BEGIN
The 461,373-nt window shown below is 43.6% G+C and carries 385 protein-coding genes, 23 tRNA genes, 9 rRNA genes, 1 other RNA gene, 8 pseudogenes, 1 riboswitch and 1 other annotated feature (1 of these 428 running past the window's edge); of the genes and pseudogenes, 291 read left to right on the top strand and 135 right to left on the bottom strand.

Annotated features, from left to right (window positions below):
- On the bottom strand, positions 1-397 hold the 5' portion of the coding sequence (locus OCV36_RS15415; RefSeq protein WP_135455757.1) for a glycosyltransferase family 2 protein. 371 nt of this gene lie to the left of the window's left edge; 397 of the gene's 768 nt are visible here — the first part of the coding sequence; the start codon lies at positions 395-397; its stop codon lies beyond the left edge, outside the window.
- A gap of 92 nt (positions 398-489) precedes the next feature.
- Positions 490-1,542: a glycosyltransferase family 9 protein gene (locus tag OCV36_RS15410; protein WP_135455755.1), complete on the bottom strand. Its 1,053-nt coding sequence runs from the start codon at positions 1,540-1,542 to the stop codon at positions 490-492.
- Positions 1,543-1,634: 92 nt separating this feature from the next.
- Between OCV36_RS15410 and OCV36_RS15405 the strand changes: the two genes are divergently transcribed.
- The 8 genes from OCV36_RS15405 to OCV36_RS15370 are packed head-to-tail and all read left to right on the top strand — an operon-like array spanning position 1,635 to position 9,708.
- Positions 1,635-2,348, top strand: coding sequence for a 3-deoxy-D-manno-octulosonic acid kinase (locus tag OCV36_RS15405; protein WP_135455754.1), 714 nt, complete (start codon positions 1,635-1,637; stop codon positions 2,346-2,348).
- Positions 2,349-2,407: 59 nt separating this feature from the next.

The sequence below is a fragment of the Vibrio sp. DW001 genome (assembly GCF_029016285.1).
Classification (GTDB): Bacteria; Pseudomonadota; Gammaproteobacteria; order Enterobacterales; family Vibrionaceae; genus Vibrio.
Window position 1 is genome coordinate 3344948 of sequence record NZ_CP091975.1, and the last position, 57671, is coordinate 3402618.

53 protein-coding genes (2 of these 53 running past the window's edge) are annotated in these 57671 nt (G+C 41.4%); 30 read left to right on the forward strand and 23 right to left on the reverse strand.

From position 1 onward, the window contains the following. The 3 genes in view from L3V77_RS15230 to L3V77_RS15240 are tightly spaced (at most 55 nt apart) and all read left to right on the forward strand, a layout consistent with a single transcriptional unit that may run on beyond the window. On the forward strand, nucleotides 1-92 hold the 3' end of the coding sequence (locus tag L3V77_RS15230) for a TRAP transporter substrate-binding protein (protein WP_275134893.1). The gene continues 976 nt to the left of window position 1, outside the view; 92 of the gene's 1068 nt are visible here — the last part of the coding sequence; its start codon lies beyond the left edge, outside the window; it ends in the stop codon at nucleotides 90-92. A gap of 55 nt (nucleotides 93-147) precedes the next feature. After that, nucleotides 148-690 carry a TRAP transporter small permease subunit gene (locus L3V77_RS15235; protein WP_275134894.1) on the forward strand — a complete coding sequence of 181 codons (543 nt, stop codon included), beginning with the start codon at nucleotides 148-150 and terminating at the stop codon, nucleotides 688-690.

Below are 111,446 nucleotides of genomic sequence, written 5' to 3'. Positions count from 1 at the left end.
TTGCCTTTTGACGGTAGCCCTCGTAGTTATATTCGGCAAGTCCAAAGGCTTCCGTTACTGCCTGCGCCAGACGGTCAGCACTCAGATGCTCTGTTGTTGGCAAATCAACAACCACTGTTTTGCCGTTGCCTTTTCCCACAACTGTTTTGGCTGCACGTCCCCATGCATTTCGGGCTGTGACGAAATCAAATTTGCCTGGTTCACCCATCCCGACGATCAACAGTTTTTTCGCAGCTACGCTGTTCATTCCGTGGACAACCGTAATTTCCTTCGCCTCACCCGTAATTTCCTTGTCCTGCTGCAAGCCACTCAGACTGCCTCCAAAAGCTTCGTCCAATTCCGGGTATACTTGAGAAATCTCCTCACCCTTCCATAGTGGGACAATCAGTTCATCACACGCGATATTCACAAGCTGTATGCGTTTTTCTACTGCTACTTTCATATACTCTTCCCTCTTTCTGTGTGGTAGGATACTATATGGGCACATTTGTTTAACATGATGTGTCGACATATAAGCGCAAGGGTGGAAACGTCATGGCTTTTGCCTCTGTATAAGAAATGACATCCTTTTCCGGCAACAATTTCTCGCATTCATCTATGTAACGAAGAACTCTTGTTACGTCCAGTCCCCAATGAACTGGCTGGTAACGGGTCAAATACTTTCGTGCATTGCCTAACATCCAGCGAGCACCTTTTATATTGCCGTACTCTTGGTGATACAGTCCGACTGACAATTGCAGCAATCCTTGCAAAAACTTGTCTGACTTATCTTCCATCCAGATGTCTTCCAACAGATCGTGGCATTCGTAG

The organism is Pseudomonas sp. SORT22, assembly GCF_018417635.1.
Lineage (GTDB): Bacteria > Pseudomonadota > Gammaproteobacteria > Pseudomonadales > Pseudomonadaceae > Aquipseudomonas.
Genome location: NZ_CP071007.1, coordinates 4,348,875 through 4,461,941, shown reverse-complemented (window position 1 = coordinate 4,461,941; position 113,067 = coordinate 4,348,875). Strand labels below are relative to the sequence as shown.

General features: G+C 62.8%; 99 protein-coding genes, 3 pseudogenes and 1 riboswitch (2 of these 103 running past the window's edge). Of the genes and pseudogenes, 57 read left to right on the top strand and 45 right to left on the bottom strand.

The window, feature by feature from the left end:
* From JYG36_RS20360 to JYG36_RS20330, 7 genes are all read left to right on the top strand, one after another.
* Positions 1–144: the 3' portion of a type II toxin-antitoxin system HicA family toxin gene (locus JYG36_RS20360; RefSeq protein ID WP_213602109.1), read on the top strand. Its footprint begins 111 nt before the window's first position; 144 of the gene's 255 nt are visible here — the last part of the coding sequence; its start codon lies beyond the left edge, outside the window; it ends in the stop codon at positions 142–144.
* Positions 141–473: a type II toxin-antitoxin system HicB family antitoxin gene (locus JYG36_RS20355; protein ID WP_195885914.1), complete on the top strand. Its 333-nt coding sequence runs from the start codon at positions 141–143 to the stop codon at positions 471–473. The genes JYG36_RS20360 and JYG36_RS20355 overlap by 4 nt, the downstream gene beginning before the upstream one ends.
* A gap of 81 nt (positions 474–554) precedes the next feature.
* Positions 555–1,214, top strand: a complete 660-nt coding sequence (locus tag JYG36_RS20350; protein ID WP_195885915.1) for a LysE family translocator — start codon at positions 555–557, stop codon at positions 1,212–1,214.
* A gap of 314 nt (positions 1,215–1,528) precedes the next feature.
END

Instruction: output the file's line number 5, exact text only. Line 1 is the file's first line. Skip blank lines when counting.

- Positions 490-1,542: a glycosyltransferase family 9 protein gene (locus tag OCV36_RS15410; protein WP_135455755.1), complete on the bottom strand. Its 1,053-nt coding sequence runs from the start codon at positions 1,540-1,542 to the stop codon at positions 490-492.